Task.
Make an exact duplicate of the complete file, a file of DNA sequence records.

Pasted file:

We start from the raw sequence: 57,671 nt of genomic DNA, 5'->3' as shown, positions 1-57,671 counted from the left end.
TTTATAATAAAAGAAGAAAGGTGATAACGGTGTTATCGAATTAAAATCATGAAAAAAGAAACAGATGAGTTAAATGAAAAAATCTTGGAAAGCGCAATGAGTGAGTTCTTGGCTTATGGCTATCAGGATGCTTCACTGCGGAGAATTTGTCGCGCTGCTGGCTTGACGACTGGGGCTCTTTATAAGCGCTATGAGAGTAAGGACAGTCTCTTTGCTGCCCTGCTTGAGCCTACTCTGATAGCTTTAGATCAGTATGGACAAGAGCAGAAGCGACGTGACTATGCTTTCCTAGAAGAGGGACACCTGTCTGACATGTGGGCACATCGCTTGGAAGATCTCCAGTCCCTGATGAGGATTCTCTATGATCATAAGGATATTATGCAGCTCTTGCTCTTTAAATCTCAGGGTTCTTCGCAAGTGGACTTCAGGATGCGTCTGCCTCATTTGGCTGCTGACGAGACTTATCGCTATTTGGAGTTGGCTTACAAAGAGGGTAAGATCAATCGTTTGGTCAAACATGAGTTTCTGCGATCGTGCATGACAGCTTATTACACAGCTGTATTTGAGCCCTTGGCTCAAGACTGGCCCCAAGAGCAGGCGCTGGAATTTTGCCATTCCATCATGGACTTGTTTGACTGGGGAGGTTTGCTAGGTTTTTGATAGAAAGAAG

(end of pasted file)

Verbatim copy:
We start from the raw sequence: 57,671 nt of genomic DNA, 5'->3' as shown, positions 1-57,671 counted from the left end.
TTTATAATAAAAGAAGAAAGGTGATAACGGTGTTATCGAATTAAAATCATGAAAAAAGAAACAGATGAGTTAAATGAAAAAATCTTGGAAAGCGCAATGAGTGAGTTCTTGGCTTATGGCTATCAGGATGCTTCACTGCGGAGAATTTGTCGCGCTGCTGGCTTGACGACTGGGGCTCTTTATAAGCGCTATGAGAGTAAGGACAGTCTCTTTGCTGCCCTGCTTGAGCCTACTCTGATAGCTTTAGATCAGTATGGACAAGAGCAGAAGCGACGTGACTATGCTTTCCTAGAAGAGGGACACCTGTCTGACATGTGGGCACATCGCTTGGAAGATCTCCAGTCCCTGATGAGGATTCTCTATGATCATAAGGATATTATGCAGCTCTTGCTCTTTAAATCTCAGGGTTCTTCGCAAGTGGACTTCAGGATGCGTCTGCCTCATTTGGCTGCTGACGAGACTTATCGCTATTTGGAGTTGGCTTACAAAGAGGGTAAGATCAATCGTTTGGTCAAACATGAGTTTCTGCGATCGTGCATGACAGCTTATTACACAGCTGTATTTGAGCCCTTGGCTCAAGACTGGCCCCAAGAGCAGGCGCTGGAATTTTGCCATTCCATCATGGACTTGTTTGACTGGGGAGGTTTGCTAGGTTTTTGATAGAAAGAAG